Combat robots of the Russian army

Robot drills

Russia and its strategic ally Belarus held a large-scale exercise Zapad-2021 in September, where both technical and tactical innovations were shown. There, the general public for the first time heard about BM-19 infantry vehicles with the Epoch combat module and about new military drones, deadly, but given the affectionate name “Swallow”.

However, the greatest impression within the framework of "West-2021" was made by aviation and ground-based robotic systems. During the drawing of the main episode of the exercises, strikes at the probable enemy were struck at once by three types of aircraft - "Forpost", "Swallow" and "Walker" - and two variants of combat robots - "Uran-9" and "Nerekhta". On other days, "Platform-M" robots armed with machine guns and grenade launchers were also used.


The first experiment on the use of ground robots in the same ranks with humans was carried out at the Zapad exercise. Coordinating their actions with motorized riflemen, "Uranians-9" and "Nerekhta" destroyed various targets. Larger and heavier "Uranus" fired guided missiles at conventional enemy armored vehicles. Also, robots covered with fire the maneuvers of people on the training battlefield.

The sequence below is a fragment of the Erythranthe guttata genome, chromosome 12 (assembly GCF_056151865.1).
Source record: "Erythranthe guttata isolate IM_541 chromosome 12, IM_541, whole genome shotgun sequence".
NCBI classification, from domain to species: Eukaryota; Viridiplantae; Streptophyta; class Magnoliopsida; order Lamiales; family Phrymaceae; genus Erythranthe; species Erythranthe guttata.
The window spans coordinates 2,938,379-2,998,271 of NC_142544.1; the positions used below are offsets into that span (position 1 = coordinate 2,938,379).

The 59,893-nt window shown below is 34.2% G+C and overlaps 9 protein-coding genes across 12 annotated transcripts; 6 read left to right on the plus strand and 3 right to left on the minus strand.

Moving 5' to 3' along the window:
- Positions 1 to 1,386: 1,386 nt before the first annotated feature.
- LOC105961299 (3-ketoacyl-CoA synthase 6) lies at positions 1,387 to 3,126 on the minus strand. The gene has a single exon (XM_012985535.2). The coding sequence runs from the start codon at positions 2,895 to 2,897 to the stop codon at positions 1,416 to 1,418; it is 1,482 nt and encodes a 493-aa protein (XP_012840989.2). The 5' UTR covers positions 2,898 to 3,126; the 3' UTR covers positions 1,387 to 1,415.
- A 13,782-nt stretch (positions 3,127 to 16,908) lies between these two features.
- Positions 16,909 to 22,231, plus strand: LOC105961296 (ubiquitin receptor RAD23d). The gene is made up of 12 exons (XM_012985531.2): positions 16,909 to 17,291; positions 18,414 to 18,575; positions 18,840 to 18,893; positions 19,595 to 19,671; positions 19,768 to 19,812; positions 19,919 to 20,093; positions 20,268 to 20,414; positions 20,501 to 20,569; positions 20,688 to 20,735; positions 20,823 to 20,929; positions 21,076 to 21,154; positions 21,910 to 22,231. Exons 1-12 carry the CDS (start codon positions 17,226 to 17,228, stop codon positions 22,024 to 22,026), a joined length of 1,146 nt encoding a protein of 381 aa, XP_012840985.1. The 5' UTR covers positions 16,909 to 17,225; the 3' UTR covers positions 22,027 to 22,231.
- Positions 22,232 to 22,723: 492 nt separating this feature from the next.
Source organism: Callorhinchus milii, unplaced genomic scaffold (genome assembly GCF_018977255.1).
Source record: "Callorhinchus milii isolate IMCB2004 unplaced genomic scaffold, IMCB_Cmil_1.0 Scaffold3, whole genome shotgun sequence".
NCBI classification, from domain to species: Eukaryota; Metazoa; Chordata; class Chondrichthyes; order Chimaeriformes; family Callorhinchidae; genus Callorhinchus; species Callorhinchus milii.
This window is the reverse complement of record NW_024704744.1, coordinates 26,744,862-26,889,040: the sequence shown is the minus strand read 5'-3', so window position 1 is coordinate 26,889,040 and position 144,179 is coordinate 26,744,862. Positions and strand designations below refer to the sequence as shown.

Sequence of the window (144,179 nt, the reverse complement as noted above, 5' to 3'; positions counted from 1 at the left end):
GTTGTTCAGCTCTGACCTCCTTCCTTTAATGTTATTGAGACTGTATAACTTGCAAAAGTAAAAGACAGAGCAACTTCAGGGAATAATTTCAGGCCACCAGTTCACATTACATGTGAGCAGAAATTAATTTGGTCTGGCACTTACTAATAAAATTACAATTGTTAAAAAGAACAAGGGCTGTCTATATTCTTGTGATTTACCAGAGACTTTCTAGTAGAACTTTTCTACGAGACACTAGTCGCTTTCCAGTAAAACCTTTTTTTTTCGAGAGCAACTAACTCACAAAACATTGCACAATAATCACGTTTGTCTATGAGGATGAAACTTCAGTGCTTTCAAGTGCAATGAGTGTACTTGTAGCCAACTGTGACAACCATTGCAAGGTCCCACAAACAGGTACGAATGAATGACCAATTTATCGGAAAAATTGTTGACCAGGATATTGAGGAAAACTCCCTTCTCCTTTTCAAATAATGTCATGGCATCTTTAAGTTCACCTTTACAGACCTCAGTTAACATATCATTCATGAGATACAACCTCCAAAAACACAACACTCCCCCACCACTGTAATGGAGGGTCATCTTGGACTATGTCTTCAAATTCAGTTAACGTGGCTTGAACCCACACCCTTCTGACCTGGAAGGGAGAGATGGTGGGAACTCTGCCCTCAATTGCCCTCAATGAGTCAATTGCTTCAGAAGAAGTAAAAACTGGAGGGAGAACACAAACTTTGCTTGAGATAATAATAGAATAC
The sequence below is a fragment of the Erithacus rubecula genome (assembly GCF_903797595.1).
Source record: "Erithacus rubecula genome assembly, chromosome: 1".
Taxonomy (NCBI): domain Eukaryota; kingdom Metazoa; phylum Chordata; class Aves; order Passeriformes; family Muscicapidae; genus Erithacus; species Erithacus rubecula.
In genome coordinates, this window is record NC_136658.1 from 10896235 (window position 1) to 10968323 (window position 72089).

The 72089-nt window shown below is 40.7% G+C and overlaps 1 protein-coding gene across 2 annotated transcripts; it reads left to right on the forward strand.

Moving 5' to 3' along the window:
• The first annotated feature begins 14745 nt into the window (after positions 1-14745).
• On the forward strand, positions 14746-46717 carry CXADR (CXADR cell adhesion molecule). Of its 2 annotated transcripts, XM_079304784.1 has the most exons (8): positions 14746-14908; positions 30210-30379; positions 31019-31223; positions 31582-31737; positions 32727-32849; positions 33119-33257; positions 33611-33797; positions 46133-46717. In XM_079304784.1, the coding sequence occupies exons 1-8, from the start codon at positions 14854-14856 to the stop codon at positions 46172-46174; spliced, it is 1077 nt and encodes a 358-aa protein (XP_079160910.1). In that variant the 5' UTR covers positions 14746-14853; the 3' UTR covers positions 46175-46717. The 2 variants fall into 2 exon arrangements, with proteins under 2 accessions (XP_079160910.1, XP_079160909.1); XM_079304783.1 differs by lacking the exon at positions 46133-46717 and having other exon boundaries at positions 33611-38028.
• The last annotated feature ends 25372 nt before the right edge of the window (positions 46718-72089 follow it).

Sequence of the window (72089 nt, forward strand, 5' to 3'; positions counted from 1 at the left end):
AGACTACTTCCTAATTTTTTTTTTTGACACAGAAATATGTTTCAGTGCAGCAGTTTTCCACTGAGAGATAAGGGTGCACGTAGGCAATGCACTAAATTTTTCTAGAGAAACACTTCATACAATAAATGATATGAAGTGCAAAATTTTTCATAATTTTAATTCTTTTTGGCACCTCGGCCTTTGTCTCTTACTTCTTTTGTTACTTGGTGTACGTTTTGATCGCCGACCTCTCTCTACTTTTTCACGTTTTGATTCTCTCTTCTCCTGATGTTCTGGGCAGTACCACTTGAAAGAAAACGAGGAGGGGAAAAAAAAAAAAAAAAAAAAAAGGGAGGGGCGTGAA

Uran-9 is currently the largest Russian robot. It has a characteristic "eared" appearance due to the launchers located on the sides and belongs to the middle class complexes. Uranus is armed with a 30mm automatic cannon, Attack anti-tank guided missiles and Shmel flamethrowers. The mass of the combat vehicle reaches 12 tons, which is slightly less than that of the BMP-2.


A whole host of Russian drones and robots are still in development. Among the attack drones, one can mention such programs as Altius, Hunter, Sirius, Karnivora, Platforma helicopter drones, the Molniya group application system and others. In the future, ground robots capable of carrying various weapons will be joined by the heavy "Shturm" and medium "Companion" systems, the "Marker" robots and even, probably, the unmanned Armata tank.